Yellow Toadflax

Yellow Toadflax (butter-and-eggs) Scrophulariaceae, the figwort family

Yellow ToadflaxBACKGROUND: Yellow toadflax is likely an escaped ornamental brought to this country from Europe. It spreads both by seed and roots. This weed contains a poisonous glucoside that may be harmful to livestock. Yellow toadflax grows under a wide range of environmental conditions.

DESCRIPTION: Yellow toadflax is a perennial with narrow, nearly opposite, 2-inch long leaves. Stems are smooth, generally unbranched, and up to 3 feet tall. The showy snapdragon-like flowers are about 1 inch long (excluding the 1/2-inch spur), yellow with an orange throat and bloom from summer to fall. Seed is produced in brown, globe-shaped capsules. Seeds are round, dark colored with notched, papery collars that act as wings in spreading the seed.

Yellow ToadflaxDISTRIBUTION: Yellow toadflax is found throughout the U.S. and in nearly all areas except western and south-central Idaho counties.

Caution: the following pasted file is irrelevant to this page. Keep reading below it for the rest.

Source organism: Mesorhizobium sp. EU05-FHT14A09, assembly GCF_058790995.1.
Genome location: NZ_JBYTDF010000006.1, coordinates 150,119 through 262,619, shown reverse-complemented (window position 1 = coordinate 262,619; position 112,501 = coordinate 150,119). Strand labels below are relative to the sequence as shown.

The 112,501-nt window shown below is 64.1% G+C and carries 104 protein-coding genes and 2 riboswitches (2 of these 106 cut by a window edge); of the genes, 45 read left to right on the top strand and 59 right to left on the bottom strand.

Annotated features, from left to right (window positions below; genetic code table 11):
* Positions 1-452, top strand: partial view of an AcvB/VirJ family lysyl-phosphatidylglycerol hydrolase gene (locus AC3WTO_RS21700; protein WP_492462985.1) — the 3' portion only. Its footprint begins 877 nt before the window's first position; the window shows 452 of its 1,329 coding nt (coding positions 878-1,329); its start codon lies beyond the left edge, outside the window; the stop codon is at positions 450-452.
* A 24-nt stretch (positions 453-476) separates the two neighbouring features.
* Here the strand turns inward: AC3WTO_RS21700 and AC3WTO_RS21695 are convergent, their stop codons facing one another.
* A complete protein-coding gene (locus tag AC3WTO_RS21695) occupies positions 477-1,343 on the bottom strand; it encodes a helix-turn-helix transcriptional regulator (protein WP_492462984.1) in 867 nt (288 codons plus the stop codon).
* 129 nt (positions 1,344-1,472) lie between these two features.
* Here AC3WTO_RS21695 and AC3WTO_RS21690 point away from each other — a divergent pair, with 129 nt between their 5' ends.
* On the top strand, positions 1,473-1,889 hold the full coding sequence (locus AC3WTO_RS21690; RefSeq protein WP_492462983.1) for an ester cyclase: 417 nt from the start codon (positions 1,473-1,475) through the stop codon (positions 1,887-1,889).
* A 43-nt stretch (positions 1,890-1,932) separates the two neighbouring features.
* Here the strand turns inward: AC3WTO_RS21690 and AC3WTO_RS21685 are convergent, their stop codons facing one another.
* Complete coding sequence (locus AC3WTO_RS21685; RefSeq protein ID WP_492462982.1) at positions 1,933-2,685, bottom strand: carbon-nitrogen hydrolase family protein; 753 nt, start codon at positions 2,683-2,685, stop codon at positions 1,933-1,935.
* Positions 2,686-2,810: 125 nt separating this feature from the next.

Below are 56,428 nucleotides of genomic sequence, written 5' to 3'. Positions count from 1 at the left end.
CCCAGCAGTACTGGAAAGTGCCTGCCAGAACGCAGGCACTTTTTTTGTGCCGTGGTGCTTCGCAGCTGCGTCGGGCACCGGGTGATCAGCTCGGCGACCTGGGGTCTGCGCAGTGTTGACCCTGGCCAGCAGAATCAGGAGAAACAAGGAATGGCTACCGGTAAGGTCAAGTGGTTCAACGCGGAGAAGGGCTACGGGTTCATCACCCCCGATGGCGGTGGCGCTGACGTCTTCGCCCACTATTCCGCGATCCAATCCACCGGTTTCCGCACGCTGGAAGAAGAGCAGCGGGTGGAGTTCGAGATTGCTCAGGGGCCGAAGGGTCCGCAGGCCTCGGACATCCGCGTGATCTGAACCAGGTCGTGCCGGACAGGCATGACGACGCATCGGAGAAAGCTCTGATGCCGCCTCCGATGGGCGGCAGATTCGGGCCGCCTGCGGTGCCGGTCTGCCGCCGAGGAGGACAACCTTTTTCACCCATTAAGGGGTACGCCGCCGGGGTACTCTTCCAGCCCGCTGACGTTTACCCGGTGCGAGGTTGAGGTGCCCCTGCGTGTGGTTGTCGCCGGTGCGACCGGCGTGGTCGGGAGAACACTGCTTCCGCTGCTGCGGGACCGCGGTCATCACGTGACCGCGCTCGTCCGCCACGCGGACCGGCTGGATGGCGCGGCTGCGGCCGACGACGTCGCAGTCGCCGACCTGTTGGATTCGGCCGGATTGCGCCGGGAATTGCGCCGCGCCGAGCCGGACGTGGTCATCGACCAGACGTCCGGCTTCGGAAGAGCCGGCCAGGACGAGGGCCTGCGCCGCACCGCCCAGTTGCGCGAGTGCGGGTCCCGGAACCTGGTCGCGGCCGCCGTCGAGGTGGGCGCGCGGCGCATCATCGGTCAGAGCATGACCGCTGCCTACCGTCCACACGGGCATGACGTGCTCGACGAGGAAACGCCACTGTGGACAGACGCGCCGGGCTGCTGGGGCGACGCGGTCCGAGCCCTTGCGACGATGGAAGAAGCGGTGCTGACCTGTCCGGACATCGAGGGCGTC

CONTROL: Biological control agents (a defoliating moth, a seed head weevil, and a flower beetle) provide fair control of yellow toadflax. Herbicides are also available.

Yellow Toadflax Distribution Map - Grey Area

 

© 1999 University of Idaho: Text and photographs for these pages from Idaho’s Noxious Weeds, by Robert H. Callihan and Timothy W. Miller (revised by Don W. Morishita and Larry W. Lass).

Please contact: Ag Publishing, University of Idaho, Moscow, Idaho 83844-2240; (208) 882-7982; cking@uidaho.edu; or visit the UI Extension/CALS Publications and Multimedia Catalog website at www.cals.uidaho.edu/edComm/catalog.asp, for more information about this or other publications.